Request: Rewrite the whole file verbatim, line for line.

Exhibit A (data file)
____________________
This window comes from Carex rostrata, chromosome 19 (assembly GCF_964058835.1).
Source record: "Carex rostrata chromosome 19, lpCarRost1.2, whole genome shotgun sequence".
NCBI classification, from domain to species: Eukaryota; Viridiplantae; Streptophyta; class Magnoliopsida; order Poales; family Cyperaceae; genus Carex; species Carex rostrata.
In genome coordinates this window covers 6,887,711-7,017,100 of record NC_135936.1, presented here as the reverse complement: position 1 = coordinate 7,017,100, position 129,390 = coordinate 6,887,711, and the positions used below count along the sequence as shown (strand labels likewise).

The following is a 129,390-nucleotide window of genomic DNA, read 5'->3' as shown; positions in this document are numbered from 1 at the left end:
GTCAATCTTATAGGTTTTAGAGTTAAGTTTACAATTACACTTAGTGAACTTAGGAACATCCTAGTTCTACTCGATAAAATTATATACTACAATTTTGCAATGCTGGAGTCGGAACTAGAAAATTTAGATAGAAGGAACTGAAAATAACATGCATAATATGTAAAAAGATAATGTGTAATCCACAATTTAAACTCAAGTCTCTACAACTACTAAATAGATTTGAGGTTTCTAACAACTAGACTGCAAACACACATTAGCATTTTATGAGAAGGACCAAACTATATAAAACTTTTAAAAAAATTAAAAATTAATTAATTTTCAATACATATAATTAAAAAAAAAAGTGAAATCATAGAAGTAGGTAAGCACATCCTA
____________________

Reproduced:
This window comes from Carex rostrata, chromosome 19 (assembly GCF_964058835.1).
Source record: "Carex rostrata chromosome 19, lpCarRost1.2, whole genome shotgun sequence".
NCBI classification, from domain to species: Eukaryota; Viridiplantae; Streptophyta; class Magnoliopsida; order Poales; family Cyperaceae; genus Carex; species Carex rostrata.
In genome coordinates this window covers 6,887,711-7,017,100 of record NC_135936.1, presented here as the reverse complement: position 1 = coordinate 7,017,100, position 129,390 = coordinate 6,887,711, and the positions used below count along the sequence as shown (strand labels likewise).

The following is a 129,390-nucleotide window of genomic DNA, read 5'->3' as shown; positions in this document are numbered from 1 at the left end:
GTCAATCTTATAGGTTTTAGAGTTAAGTTTACAATTACACTTAGTGAACTTAGGAACATCCTAGTTCTACTCGATAAAATTATATACTACAATTTTGCAATGCTGGAGTCGGAACTAGAAAATTTAGATAGAAGGAACTGAAAATAACATGCATAATATGTAAAAAGATAATGTGTAATCCACAATTTAAACTCAAGTCTCTACAACTACTAAATAGATTTGAGGTTTCTAACAACTAGACTGCAAACACACATTAGCATTTTATGAGAAGGACCAAACTATATAAAACTTTTAAAAAAATTAAAAATTAATTAATTTTCAATACATATAATTAAAAAAAAAAGTGAAATCATAGAAGTAGGTAAGCACATCCTA